individually, are able to contribute to advancing the field as well. However, the committee believes that collaborative relationships among agencies, both public and private, would be most effective at contributing to progress. Furthermore, the committee recognizes that U.S. developments are only part of a substantial international effort focused on how best to conduct SRs, an effort that in some countries is advanced and highly sophisticated. Given the potential for duplication of efforts, the need to ensure that gaps in the information base are appropriately addressed, and the need for efficient use of limited available resources, the coordination across multiple organizations within the United States and throughout the world will have clear benefits and should be viewed as essential.


Establishing a process for ongoing development of the research agenda in SRs must be an important part of the path forward. Although the committee believes the recommended standards and elements of performance presented in this report are founded on the best available evidence and current practice of respected organizations, all SR standards should be considered provisional pending additional experience and research on SR methods. The committee recognizes that each of its recommended standards could be examined in appropriately designed research, with the expectation that some items would be validated, some discarded, and some added. Future research to develop methods that promote efficiency and scientific rigor is especially important. A detailed description of research that might be conducted on each step, however, is outside the committee’s scope of work and would require substantial time and resources. We also note that some of the needed work may be more appropriately categorized as program development and evaluation than research.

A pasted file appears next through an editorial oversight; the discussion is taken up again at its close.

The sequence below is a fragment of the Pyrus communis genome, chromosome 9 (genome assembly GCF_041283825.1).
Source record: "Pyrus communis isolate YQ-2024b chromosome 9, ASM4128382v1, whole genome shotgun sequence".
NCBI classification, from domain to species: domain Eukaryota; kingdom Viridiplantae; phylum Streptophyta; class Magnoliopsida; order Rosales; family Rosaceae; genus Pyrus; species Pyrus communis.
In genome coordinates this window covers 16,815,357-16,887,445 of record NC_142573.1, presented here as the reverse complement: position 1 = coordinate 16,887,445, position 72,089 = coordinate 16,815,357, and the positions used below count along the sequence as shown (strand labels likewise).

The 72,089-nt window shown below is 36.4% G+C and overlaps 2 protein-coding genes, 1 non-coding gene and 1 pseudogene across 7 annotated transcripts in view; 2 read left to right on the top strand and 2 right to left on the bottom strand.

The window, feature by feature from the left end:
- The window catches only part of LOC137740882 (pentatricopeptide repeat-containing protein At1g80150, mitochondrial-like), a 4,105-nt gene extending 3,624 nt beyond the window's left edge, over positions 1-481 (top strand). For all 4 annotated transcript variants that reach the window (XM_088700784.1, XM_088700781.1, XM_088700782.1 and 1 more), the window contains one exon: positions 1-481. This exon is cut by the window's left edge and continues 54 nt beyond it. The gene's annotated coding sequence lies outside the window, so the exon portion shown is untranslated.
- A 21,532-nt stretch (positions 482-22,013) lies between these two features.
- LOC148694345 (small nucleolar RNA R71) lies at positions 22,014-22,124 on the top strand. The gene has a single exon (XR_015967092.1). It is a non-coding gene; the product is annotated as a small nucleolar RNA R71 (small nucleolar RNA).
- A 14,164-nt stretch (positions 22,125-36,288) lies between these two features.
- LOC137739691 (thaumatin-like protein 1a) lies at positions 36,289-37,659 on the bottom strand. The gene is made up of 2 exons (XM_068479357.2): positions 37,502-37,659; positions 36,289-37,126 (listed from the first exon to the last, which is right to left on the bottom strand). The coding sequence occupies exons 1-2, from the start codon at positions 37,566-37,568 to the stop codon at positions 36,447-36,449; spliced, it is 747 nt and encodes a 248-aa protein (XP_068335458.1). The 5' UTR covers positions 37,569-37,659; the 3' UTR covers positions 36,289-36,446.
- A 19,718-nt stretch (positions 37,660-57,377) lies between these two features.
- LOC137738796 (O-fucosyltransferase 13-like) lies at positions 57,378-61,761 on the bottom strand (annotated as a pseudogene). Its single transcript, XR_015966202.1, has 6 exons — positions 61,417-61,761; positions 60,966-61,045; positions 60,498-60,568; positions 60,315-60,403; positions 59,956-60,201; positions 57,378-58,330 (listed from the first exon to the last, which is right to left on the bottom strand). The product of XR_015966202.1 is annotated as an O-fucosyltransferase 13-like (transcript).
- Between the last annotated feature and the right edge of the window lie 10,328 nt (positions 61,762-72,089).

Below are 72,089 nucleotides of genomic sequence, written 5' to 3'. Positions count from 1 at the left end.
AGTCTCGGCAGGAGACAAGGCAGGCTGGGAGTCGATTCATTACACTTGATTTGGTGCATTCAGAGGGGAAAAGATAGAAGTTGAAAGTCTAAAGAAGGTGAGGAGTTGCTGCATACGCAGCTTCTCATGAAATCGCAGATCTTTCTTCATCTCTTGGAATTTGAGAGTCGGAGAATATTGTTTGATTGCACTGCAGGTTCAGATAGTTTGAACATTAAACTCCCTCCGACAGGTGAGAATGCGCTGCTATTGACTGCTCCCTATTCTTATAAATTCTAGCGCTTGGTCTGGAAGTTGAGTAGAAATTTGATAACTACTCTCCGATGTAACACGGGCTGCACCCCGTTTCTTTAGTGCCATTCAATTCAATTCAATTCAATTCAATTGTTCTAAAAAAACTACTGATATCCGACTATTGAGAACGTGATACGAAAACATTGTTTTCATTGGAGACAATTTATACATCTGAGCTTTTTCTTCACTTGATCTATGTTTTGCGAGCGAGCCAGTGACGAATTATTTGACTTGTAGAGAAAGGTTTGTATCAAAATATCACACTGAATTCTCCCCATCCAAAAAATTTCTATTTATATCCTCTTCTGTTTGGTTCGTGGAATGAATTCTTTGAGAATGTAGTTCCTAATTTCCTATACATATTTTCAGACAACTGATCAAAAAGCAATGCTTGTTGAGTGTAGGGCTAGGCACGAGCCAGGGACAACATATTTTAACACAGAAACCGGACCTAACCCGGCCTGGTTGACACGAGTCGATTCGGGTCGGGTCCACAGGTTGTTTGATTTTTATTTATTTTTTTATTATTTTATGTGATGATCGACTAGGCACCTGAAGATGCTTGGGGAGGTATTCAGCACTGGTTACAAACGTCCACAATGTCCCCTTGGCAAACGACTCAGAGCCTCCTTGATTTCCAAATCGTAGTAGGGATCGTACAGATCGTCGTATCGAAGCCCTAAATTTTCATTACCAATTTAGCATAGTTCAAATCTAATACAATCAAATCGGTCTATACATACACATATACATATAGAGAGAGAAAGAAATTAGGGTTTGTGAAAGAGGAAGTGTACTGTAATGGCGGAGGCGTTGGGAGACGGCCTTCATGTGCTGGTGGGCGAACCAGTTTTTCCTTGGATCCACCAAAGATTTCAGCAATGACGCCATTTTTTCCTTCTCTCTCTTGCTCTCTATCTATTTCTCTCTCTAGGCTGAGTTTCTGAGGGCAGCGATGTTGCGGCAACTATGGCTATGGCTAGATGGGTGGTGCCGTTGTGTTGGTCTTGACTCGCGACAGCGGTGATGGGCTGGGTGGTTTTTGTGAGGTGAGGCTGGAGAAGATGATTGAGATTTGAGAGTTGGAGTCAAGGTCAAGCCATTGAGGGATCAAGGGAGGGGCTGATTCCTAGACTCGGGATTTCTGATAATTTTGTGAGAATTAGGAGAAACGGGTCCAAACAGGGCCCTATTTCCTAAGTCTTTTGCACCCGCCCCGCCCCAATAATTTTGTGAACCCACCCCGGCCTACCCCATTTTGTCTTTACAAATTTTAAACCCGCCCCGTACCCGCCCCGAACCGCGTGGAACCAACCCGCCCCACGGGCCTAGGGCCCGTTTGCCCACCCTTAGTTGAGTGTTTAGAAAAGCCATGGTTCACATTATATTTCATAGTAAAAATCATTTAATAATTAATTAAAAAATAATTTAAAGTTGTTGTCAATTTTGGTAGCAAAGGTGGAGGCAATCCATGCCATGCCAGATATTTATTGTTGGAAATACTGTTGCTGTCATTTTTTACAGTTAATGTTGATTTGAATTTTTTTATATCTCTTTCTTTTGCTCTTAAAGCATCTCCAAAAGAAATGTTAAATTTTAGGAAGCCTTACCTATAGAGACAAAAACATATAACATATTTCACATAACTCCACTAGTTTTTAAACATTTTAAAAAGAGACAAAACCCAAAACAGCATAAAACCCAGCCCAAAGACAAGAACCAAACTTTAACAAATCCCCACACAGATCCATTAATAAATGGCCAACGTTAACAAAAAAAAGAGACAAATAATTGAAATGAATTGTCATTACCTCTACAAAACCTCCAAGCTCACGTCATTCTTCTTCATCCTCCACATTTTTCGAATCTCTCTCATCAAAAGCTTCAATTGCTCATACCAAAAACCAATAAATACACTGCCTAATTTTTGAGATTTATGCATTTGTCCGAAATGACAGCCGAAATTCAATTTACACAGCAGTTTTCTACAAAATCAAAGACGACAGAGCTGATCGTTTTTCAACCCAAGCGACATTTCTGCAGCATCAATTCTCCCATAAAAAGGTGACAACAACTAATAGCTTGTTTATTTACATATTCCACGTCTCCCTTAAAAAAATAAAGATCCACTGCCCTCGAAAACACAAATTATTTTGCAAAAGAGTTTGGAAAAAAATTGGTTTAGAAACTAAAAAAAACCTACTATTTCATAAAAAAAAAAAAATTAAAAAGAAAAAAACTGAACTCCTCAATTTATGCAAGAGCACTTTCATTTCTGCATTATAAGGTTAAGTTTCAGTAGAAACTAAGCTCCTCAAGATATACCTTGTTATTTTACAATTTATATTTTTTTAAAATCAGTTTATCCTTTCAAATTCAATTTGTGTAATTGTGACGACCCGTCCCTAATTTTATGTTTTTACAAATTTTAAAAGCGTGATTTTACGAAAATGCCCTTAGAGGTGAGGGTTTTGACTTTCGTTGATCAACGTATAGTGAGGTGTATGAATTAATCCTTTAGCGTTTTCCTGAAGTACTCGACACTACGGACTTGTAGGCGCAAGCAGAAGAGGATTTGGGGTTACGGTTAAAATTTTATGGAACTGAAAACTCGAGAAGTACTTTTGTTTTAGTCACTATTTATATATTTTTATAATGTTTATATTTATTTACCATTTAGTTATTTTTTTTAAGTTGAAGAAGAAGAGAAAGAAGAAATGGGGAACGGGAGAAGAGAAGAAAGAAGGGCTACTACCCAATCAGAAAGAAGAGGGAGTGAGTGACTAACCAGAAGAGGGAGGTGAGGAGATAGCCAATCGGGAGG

The committee promotes the goal of developing a coordinated approach to improving the science of SR, embedded in a program of innovation, implementation, and evaluation that improves the quality of SRs overall. PCORI is an appropriate organization to provide comprehensive oversight and coordination of the development of the science of SRs in support of CER, in cooperation with agencies of the U.S. Department of Health and Human Services (HHS). It could, also function as an important U.S. collaborator with international organizations similarly focused (e.g., Cochrane Collaboration, Campbell Collaboration, and CRD). Among other goals, such a coordinated program would support a description of methods currently

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